Late afternoon most days Jerrod grabs a rectangular leather bag containing a trio of steel boules, and heads off to play Pétanque. He returns a few hours later, a little tipsy, and speaking better French than I do. I should clarify: speaking better bad French with confidence and esprit. I speak better proper French, accompanied by many tortured pauses as I grimace and sweat and rummage around for the correct verb with which to conjugate the passé composé. Jerrod doesn’t really even know what the passé composé is. He’s figured out that as long as he attaches a time signifier to the front end of a sentence, it doesn’t matter whether his past tense is composed. Yesterday, I go to the store. Tomorrow, I go to the store. Sometimes, he foregoes the verb altogether as in Yesterday, I store. Contrary to the stereotype, none of his many French friends and acquaintances seem outraged by his enthusiastic butchering of their splendid language.
Jerrod had no French before we moved to Collioure three years ago. I had had two years in middle school, four in high school, and a year in college. I loved French, even at thirteen, when to try on the uvular trill of the French ‘r’ in class guaranteed that the only way you would ever sit at the popular table would be in witness protection. I wrote a book about Coco Chanel in 2008, and was able to get the gist of research materials that had not been translated into English. Still, like many Americans who learned French in American public school, my speaking and comprehension skills suck. I understand about half of what is said to me. And the second someone addresses me, I’m seized with stage fright. It’s show time! My heart races. My mind goes blank. It’s the real-life manifestation of the familiar nightmare, where one day you go to class like usual and there’s an important exam no one told you about.
The truth is, I’m a victim of my longing: I want to be a good French speaker. I want to be a correct French speaker. Jerrod, on the other hand (en revanche), wants neither of these things. He is wrong and bad and bumbles along, which has enabled him, over time, to become less wrong and less bad.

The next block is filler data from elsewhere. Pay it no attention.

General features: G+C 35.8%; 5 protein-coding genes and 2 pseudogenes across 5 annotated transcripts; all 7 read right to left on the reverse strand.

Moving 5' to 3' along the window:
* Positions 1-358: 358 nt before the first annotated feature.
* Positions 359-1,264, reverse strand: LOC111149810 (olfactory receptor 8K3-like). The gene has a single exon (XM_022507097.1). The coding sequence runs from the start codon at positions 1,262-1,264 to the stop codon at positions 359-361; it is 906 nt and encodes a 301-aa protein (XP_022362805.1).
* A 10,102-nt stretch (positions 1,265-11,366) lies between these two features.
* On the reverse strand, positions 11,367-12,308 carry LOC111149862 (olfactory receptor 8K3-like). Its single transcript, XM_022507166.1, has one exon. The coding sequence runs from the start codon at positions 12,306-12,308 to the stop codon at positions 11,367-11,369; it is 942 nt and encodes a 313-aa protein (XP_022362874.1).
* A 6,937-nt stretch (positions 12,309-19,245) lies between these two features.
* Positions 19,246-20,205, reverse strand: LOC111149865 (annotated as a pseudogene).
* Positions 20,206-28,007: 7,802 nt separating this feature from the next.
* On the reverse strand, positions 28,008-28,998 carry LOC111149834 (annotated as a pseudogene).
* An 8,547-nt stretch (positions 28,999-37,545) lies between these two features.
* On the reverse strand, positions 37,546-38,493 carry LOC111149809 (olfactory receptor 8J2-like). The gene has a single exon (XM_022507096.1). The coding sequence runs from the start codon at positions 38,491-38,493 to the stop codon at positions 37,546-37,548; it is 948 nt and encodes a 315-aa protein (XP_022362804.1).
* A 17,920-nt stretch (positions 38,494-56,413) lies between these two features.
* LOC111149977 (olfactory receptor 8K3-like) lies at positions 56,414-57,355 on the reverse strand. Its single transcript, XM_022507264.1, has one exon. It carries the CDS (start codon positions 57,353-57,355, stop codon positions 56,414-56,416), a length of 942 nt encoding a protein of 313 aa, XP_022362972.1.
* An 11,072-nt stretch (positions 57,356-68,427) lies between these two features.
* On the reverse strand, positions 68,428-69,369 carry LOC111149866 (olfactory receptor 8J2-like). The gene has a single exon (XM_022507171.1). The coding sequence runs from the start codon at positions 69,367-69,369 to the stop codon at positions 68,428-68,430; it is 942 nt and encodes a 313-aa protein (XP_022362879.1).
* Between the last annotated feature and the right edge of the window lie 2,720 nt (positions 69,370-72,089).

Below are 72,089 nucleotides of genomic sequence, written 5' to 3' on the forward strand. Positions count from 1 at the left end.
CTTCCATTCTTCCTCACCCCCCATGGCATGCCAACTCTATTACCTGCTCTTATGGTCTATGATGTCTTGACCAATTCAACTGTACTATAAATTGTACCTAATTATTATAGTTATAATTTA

It’s annoying in the extreme.
People say it takes one year of full immersion to “speak” another language. I don’t know who came up with this arbitrary time span, but it’s utter B.S. It might be true if you were a contestant on an episode of Survivor: Lingua Franca! in which international competitors are dropped into an off-the-grid land where no one has ever heard of the English language, and the challenges involve communicating the desperate need for a toilet, or a cheeseburger. Because as much as I hate to admit it, English reigns supreme. Like cockroaches and bad covers of “Smoke on the Water,” English speakers can be found in every corner of the globe.
It takes daily determination to avoid speaking English – here in Collioure, anyway — coupled with a high tolerance for looking like a complete idiot in French. I find that every day is a struggle not only to parler français but to find opportunities to do so. There are a lot of convivial Brits in this part of France who love to get together. They have hiking clubs and cooking clubs and swimming clubs where, obviously, English is spoken. There’s a small Norwegian population here who speak English, and young French people who like practicing English. English is cool, to the young French. Jerrod and I don’t mean to be unfriendly, but we often run away from apéros where everyone speaks English. There are only so many hours in the day. And if we’re going to spend six of them getting schnockered, we want to do it in French.